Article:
Transitions and Growth in Post-Soviet Europe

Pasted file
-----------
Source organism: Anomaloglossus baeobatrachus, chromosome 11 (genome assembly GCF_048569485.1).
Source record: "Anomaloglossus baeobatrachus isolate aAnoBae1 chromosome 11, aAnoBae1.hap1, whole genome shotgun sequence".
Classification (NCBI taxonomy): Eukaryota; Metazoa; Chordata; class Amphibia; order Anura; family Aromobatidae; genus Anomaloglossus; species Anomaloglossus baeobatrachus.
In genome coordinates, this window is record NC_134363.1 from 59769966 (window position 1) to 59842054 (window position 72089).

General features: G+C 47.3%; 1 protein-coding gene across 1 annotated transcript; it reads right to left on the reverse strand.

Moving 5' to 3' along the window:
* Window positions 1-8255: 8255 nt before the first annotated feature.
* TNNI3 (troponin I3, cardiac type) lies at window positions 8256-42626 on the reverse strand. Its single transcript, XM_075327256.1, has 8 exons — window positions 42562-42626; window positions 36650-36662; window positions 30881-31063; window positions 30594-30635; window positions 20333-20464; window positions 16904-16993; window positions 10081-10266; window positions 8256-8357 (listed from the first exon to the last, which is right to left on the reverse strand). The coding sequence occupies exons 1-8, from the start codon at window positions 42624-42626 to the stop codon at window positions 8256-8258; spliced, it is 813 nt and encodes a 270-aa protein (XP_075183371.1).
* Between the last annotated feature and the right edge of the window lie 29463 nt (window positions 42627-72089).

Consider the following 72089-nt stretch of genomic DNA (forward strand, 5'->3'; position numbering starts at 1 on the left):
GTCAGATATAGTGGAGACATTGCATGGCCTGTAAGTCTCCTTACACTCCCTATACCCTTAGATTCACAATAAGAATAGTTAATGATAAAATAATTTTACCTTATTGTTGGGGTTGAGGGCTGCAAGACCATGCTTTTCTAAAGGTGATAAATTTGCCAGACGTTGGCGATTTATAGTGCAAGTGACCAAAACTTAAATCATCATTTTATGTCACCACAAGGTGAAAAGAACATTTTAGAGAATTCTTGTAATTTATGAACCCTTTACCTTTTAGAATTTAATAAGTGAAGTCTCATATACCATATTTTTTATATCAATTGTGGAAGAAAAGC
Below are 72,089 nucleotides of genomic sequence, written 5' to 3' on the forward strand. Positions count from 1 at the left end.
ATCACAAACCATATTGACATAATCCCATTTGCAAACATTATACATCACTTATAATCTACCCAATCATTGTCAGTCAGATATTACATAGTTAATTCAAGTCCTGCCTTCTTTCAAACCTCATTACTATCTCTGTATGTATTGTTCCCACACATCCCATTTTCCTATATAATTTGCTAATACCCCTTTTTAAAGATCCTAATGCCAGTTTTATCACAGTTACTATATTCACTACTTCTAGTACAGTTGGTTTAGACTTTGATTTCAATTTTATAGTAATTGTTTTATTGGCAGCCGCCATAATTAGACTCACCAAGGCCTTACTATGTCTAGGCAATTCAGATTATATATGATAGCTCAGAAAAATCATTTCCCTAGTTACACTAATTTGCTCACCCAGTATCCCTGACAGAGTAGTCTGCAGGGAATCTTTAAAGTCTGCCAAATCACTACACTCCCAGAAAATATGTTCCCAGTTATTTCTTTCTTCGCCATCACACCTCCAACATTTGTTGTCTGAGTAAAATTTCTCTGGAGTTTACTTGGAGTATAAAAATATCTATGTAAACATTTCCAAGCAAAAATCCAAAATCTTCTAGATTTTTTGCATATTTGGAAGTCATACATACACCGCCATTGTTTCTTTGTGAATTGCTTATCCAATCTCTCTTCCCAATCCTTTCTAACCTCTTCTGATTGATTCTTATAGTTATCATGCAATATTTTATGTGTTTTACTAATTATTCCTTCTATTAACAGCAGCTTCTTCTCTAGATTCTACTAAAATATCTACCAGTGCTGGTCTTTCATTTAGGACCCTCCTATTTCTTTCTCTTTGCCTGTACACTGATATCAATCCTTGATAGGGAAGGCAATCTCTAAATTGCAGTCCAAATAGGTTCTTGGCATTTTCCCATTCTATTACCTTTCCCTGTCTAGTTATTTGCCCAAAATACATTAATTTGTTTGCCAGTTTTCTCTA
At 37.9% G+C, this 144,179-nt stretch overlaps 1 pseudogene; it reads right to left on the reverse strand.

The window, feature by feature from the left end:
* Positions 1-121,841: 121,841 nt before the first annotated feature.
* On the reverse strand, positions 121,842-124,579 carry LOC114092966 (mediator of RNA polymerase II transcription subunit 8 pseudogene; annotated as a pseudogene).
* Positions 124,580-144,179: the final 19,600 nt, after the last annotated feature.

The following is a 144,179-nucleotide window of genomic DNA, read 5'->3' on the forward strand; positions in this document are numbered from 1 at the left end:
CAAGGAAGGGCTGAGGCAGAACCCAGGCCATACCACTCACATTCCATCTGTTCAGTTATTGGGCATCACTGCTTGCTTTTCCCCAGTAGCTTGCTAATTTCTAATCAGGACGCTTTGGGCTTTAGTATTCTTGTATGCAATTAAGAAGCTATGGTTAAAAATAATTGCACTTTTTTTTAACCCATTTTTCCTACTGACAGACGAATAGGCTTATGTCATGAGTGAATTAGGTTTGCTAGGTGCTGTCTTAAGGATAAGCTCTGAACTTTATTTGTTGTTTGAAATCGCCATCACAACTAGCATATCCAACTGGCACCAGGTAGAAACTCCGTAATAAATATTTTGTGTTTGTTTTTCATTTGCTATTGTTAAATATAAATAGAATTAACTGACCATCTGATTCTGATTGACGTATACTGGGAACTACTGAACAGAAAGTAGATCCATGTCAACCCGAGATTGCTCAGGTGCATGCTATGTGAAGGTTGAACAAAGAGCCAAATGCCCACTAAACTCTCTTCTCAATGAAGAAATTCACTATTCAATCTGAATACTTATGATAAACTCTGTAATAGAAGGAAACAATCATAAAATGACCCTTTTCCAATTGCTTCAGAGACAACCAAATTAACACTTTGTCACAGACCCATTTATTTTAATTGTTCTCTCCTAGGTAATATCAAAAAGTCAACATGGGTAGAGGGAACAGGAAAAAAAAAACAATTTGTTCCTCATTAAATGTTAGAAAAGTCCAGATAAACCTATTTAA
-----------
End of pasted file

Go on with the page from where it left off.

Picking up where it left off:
Western economists have identiﬁed ﬁve generic economic reforms that it is necessary for former socialist states to adopt in order to transform their economies into private market economic systems.1 Table A.1 lists these reforms. Much of the research on transition economies has dealt with various aspects of these ﬁve reforms,2 with most of the emphasis on ﬁscal and monetary policies, exchange rate regimes and other monetary and ﬁnancial issues.3 Researchers have also focused on privatization methods adopted in different countries that have had signiﬁcantly varying degrees of success.4 Industry deregulation is often referred to in transition research as “restructuring.”5 It means how the economies disentangle centralized organization and disengage central power from more microeconomic economic decision-making processes. Our focus here is on long-term consequences of reforms for the real economy rather than on ﬁnancial issues.6 Table A.1 Five generic economic reforms 1 2 3 4 5 Price liberalization Property privatization Macroeconomic stabilization International trade liberalization Industry deregulation/restructuring Part of the reason that different countries have adopted reforms in varying degrees is that there has been considerable variance in the virulence of political resistance. In some countries voters through democratic processes have at times ejected reform governments in favor of parties of former communists.7 In others, resistance has taken the form of subversion by insiders and of corruption and violence.8 But what can explain the variance in the pace of reform and economic performance among countries? More importantly, does reform imply better performance? We pose some speci...
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